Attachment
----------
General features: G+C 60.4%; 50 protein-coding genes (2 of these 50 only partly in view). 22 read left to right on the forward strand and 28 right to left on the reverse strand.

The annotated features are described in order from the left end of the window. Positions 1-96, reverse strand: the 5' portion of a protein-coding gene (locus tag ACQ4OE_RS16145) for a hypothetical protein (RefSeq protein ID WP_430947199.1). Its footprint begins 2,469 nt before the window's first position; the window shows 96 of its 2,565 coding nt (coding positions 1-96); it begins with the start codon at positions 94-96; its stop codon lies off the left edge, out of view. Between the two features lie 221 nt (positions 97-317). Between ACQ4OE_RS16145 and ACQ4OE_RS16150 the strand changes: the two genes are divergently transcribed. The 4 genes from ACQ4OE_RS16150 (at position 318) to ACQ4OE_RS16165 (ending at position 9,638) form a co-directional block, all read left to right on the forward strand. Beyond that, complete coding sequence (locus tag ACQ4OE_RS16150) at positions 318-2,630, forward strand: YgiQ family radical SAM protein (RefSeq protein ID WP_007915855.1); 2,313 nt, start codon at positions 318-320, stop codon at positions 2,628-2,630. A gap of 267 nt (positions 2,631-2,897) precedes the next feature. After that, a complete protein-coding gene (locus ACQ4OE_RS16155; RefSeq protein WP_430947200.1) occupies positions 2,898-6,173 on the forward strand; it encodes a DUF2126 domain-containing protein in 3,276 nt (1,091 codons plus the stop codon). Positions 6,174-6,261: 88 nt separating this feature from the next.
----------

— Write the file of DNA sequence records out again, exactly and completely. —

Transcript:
General features: G+C 60.4%; 50 protein-coding genes (2 of these 50 only partly in view). 22 read left to right on the forward strand and 28 right to left on the reverse strand.

The annotated features are described in order from the left end of the window. Positions 1-96, reverse strand: the 5' portion of a protein-coding gene (locus tag ACQ4OE_RS16145) for a hypothetical protein (RefSeq protein ID WP_430947199.1). Its footprint begins 2,469 nt before the window's first position; the window shows 96 of its 2,565 coding nt (coding positions 1-96); it begins with the start codon at positions 94-96; its stop codon lies off the left edge, out of view. Between the two features lie 221 nt (positions 97-317). Between ACQ4OE_RS16145 and ACQ4OE_RS16150 the strand changes: the two genes are divergently transcribed. The 4 genes from ACQ4OE_RS16150 (at position 318) to ACQ4OE_RS16165 (ending at position 9,638) form a co-directional block, all read left to right on the forward strand. Beyond that, complete coding sequence (locus tag ACQ4OE_RS16150) at positions 318-2,630, forward strand: YgiQ family radical SAM protein (RefSeq protein ID WP_007915855.1); 2,313 nt, start codon at positions 318-320, stop codon at positions 2,628-2,630. A gap of 267 nt (positions 2,631-2,897) precedes the next feature. After that, a complete protein-coding gene (locus ACQ4OE_RS16155; RefSeq protein WP_430947200.1) occupies positions 2,898-6,173 on the forward strand; it encodes a DUF2126 domain-containing protein in 3,276 nt (1,091 codons plus the stop codon). Positions 6,174-6,261: 88 nt separating this feature from the next.